When I started racing I earned that nickname pretty literally. People always ask me where I was when my father earned the greatest victory of his career, his slump-busting win in the 1998 Daytona 500. You know where I was? On the couch, at home in Mooresville, North Carolina, with a washcloth on my head. The day before I'd raced in the Daytona 300, the NASCAR Xfinity (then Busch) Series event. We were racing down Daytona International Speedway's long, flat backstretch when Buckshot Jones got into Dick Trickle, who got into me and sent me into a spin. My Chevy turned backward, took off like an airplane wing, and did a complete barrel roll midair. The right side of my car landed squarely on Trickle's hood, which tipped me over and slammed the left front corner of the car hard into the infield grass. It hit so violently the car bounced back up into the air and did a 360-degree turn through the grass before I finally bumped up against the big concrete wall in the infield and came to a stop.
After I got checked out in the infield care center, I walked out to chat with the media folks who had gathered outside, like they always do. I told CBS Sports that I was "just a little bit woozy." Then I turned to talk to a group of sportswriters. As I began to describe the flip, I actually fell backward — like nearly fainted — and had to be caught before I flopped onto the ground. I laughed about it, and so did the reporters I was talking to. When I went to the race shop that week we were laughing again when the guys on the crew showed me the inside of the car. When my car had slammed down on the ground, it caused my head to hit the roll cage so hard that my helmet had put a big dent into the bar. A steel bar. There was a mark on the top left corner of my helmet that matched that dent perfectly.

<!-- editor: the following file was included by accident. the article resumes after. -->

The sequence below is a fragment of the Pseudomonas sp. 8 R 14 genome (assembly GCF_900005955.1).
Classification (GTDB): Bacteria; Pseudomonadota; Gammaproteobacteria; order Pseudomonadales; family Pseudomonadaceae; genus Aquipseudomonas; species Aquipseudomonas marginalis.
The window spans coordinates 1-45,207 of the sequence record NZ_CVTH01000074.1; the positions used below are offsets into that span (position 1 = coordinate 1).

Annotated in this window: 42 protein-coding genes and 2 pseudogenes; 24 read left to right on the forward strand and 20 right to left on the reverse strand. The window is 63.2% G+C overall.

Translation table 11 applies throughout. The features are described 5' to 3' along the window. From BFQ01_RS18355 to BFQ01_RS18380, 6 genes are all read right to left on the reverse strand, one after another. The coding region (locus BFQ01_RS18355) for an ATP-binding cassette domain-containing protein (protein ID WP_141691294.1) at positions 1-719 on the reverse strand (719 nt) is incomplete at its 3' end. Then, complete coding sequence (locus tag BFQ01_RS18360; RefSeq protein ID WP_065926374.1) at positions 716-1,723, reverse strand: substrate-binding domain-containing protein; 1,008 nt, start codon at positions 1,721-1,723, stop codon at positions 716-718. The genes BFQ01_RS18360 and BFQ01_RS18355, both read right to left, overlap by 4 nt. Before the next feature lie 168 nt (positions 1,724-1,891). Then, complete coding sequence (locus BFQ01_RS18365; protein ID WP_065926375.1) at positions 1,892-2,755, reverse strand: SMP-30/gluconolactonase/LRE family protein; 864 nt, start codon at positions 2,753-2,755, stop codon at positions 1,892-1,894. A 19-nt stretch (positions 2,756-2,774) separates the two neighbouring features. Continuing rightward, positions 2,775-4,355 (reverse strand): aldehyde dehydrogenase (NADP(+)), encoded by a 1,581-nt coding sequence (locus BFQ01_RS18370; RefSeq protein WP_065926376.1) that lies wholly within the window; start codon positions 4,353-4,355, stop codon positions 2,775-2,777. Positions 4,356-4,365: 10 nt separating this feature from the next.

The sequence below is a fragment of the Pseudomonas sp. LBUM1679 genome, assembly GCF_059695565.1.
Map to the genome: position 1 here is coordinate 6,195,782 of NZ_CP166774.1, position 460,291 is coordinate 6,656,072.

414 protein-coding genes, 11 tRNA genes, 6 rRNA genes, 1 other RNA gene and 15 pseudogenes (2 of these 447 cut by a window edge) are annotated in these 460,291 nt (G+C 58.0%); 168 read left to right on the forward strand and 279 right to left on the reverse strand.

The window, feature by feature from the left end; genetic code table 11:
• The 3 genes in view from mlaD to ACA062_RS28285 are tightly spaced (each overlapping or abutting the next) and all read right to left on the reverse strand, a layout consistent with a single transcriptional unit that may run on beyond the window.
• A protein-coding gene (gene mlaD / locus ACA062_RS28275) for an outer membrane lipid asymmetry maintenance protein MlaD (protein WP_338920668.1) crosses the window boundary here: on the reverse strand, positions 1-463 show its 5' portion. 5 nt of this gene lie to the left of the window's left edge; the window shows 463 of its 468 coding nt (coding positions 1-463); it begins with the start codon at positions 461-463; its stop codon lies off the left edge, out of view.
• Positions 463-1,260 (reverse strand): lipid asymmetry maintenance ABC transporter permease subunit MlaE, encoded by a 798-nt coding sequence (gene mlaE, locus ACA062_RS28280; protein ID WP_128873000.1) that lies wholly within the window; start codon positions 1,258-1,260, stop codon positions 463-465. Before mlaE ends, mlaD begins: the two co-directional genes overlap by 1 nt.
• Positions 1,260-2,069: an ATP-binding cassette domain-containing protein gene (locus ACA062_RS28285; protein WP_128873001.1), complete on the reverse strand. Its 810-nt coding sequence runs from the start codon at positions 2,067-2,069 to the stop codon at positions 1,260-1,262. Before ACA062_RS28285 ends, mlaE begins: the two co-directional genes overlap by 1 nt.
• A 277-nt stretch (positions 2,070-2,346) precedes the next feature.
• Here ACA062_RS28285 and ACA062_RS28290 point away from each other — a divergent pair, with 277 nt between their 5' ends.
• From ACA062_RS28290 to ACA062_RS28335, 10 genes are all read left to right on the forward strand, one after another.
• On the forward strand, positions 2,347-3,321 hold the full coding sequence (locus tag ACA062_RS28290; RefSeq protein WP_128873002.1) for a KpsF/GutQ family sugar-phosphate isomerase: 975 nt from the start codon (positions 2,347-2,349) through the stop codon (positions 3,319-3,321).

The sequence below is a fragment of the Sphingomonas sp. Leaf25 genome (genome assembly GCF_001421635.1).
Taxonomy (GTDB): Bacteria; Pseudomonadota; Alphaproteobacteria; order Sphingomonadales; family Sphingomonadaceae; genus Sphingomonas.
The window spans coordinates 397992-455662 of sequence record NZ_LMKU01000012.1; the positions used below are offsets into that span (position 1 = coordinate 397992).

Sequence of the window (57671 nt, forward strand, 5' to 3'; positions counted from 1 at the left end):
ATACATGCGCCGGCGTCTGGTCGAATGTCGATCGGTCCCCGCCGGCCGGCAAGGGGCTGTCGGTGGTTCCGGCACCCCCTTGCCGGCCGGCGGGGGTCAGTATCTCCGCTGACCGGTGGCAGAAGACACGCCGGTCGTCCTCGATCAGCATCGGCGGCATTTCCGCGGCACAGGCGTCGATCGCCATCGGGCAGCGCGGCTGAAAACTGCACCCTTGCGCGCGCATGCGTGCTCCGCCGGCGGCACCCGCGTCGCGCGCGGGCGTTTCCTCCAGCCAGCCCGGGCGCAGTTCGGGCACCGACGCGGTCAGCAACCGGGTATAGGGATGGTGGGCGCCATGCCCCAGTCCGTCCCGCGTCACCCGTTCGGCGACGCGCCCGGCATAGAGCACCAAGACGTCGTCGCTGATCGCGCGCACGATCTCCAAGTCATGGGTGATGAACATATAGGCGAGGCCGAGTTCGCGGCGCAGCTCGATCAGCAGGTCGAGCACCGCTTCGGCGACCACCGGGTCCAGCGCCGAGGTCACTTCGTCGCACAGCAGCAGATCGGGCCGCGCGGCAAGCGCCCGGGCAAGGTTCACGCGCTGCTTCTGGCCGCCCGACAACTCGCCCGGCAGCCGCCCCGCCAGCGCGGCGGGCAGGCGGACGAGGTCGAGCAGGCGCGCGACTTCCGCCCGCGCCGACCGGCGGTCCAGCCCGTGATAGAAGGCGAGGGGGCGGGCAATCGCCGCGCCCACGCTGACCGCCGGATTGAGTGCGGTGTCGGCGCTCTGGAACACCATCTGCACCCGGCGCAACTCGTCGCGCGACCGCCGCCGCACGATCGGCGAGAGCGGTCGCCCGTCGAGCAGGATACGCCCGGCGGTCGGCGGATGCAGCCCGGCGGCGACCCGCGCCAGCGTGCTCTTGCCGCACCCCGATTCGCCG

That same day I was up inside the car, lying on my back on the floorboard doing some electrical work under the dash, and the strangest thing happened. Suddenly, I felt like the car was being rolled across the floor of the shop with me in it. I sat up and realized it hadn't moved an inch. I shook my head, rubbed my eyes, thought, Whoa, that was weird, and went back to work.
So, after hitting my head so hard that it bent steel, had me sounding totally groggy on national television, dang near caused me to pass out in the middle of a conversation, and made a car I was working on feel like it had zipped across the room, what was my treatment of choice? To go home, lay on the couch, and put a washcloth on my head.
Ol' Hammerhead, right?
Four years later, in 2002, auto racing was in the middle of a total safety overhaul. NASCAR, IndyCar, Formula One, you name it — everyone was implementing all sorts of changes, all of them overdue. Racetracks started lining their retaining walls with "soft wall" barriers, sanctioning bodies mandated the use of head and neck restraints, and drivers started changing how they built their seats and, really, how everything was situated around them inside the car. Why? Because of a stretch of terrible deaths. But really, what had finally spurred it all was the death of my father at the end of the 2001 Daytona 500. Entering the final turn of the race his car was turned into the wall, and he was killed by the blunt force of his car's right front corner impacting the bare concrete wall. Other drivers had died from the same injury, but this was different. If the Intimidator, the toughest man alive, could be killed, then everyone was vulnerable. Overnight every racer was either buying or inventing gear they hoped would help them avoid what had happened to my dad and all those who'd died before him. It was a lot of big changes all at once.